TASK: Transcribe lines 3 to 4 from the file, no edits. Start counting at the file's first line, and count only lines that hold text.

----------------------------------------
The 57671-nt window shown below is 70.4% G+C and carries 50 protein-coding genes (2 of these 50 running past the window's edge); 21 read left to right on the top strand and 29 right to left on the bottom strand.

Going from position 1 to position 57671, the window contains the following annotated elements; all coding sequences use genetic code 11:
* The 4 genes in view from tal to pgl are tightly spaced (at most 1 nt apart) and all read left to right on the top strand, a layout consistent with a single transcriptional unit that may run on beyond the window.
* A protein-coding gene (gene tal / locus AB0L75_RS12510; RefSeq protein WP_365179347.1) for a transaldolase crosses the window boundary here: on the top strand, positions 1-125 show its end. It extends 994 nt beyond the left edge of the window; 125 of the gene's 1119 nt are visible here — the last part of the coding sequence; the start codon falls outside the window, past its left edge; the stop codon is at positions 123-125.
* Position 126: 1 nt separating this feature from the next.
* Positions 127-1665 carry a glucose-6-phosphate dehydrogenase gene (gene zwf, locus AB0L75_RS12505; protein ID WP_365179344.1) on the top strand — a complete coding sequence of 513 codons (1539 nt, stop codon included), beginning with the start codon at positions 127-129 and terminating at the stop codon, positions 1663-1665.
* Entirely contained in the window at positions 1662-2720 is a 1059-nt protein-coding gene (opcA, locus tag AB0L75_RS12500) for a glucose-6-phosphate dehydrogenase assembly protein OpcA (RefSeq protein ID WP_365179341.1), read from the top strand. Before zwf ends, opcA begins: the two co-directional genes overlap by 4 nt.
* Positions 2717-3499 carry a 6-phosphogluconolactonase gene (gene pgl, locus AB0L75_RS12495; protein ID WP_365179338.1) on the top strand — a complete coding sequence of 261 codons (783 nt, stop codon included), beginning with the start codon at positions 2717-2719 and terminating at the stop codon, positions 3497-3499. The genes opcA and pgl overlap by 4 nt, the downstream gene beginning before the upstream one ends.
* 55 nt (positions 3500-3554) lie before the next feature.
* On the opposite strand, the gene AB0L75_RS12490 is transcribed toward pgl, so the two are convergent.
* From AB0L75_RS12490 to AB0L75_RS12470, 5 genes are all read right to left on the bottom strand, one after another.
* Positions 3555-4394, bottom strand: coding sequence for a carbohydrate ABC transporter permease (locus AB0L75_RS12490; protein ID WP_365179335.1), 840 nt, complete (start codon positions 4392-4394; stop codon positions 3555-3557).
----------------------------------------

* The 4 genes in view from tal to pgl are tightly spaced (at most 1 nt apart) and all read left to right on the top strand, a layout consistent with a single transcriptional unit that may run on beyond the window.
* A protein-coding gene (gene tal / locus AB0L75_RS12510; RefSeq protein WP_365179347.1) for a transaldolase crosses the window boundary here: on the top strand, positions 1-125 show its end. It extends 994 nt beyond the left edge of the window; 125 of the gene's 1119 nt are visible here — the last part of the coding sequence; the start codon falls outside the window, past its left edge; the stop codon is at positions 123-125.